Patient attitudes and expectations regarding natural orifice translumenal endoscopic surgery
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- Swanstrom, L.L., Volckmann, E., Hungness, E. et al. Surg Endosc (2009) 23: 1519. doi:10.1007/s00464-009-0431-5
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Natural orifice translumenal endoscopic surgery (NOTES) has theoretical patient advantages. Because public attitude toward NOTES will influence its adoption, this study aimed to assess patients’ opinions regarding the NOTES procedure.
For this study, 192 patients were surveyed. Both NOTES and laparoscopic surgery (LS) are described together with an example case. Presurgical patients rated the importance of various aspects of surgical procedures and their preference for cholecystectomy via NOTES or LS.
Complication risks, recovery time, and postoperative pain were considered more important than cosmesis, cost, length of hospital stay, or anesthesia type (p < 0.001). In the self-reports, 56% of the respondents preferred NOTES for their cholecystectomy and 44% chose LS. The patients perceived NOTES as having less pain, cost, risk of complications, and recovery time but requiring more surgical skill than open surgery or LS (p < 0.04). College-educated patients were more likely to choose NOTES, whereas patients 70 years of age or older and those who had undergone previous flexible endoscopy were less likely to select NOTES (p < 0.04). Although 80% of the patients choosing NOTES still preferred it even if it carried a slightly greater risk than LS, their willingness to choose NOTES decreased as complications, cost, and hospital distance increased and as surgeon experience decreased (p < 0.001). This study had a limitation in that the survey population was from surgery clinics.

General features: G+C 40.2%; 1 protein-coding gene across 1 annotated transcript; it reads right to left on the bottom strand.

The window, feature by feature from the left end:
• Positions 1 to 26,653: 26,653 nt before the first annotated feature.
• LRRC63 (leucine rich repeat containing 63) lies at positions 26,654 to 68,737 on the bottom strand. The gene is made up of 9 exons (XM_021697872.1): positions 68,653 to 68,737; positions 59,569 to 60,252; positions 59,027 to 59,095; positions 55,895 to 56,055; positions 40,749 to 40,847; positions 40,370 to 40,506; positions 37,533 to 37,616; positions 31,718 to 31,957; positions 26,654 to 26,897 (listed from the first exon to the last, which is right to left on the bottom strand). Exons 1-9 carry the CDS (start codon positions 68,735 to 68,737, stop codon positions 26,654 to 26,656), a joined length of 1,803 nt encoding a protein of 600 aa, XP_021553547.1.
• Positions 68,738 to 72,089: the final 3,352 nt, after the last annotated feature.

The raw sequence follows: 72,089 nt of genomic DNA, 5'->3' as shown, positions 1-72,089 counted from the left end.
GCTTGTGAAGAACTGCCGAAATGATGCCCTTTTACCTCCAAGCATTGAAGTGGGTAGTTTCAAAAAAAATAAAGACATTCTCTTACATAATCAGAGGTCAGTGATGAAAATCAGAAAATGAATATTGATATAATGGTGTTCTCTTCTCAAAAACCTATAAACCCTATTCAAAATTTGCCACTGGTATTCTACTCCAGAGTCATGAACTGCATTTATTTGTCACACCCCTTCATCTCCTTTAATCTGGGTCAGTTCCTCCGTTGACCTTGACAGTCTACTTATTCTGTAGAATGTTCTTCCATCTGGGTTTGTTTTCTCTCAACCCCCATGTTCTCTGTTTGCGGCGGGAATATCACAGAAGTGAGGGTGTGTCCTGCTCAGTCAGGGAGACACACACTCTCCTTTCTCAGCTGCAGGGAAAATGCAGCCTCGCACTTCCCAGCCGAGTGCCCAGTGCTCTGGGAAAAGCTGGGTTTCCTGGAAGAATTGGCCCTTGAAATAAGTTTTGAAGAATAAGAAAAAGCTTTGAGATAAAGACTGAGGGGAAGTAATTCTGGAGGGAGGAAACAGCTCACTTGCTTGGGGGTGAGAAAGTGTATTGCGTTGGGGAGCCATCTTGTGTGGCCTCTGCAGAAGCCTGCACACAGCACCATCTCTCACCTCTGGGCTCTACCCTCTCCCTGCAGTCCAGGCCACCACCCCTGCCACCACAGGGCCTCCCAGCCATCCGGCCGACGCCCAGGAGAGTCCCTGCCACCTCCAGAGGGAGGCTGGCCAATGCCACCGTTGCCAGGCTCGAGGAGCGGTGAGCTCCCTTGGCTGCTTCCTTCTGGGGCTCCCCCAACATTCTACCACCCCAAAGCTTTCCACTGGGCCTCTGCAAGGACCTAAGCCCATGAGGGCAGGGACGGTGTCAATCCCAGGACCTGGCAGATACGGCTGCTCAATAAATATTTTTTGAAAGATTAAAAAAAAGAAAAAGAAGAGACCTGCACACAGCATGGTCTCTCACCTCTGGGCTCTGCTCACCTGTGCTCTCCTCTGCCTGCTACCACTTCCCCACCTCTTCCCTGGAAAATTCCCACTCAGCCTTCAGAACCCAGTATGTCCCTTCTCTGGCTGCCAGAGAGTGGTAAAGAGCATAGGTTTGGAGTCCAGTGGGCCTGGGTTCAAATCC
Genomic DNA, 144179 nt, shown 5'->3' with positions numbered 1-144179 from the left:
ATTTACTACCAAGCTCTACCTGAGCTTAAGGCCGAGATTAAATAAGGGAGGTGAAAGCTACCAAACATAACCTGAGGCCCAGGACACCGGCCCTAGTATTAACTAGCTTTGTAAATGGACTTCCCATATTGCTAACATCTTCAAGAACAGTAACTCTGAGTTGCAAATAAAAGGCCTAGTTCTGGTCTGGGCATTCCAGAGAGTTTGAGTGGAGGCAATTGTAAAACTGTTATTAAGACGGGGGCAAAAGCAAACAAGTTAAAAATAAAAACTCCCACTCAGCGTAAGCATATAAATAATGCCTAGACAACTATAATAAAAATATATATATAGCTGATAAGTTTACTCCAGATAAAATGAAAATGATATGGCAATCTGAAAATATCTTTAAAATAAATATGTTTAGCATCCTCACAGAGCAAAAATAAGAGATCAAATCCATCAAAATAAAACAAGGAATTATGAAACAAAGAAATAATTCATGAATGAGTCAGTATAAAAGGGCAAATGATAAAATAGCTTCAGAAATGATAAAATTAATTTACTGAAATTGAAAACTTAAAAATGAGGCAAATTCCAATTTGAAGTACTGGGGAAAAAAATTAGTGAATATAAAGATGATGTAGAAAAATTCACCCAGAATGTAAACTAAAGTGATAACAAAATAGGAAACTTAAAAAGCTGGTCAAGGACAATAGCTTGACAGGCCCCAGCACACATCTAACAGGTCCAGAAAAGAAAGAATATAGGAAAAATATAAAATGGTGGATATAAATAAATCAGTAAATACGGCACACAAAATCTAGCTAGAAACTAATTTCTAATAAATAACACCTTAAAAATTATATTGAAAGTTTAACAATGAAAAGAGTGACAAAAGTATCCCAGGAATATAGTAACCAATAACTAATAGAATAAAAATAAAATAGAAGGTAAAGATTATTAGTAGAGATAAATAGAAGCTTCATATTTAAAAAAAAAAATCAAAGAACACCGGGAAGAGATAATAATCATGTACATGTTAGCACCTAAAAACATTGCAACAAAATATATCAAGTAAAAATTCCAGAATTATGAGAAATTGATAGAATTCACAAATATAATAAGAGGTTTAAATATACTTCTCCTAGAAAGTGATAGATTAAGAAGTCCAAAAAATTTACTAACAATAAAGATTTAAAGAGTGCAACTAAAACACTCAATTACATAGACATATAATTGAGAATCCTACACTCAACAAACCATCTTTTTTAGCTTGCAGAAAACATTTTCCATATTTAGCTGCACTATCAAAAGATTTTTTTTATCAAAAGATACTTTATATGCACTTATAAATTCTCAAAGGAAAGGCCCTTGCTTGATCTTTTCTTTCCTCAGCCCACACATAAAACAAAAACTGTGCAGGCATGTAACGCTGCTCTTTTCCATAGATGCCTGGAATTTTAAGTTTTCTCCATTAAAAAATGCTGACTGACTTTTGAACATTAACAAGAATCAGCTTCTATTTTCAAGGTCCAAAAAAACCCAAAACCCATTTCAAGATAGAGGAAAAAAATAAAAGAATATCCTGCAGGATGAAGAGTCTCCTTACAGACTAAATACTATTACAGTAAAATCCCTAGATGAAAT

A majority of the patients surveyed (56%) would choose NOTES for their cholecystectomy. The deciding characteristics of the patients were more education, youth, and no previous flexible endoscopy. Procedure-related risks, pain, and recovery time were more important than cosmesis, cost, length of hospital stay, and anesthesia type in the choice of a surgical approach. Patients were less willing to accept NOTES as risks and costs increased and as surgeon experience and availability decreased.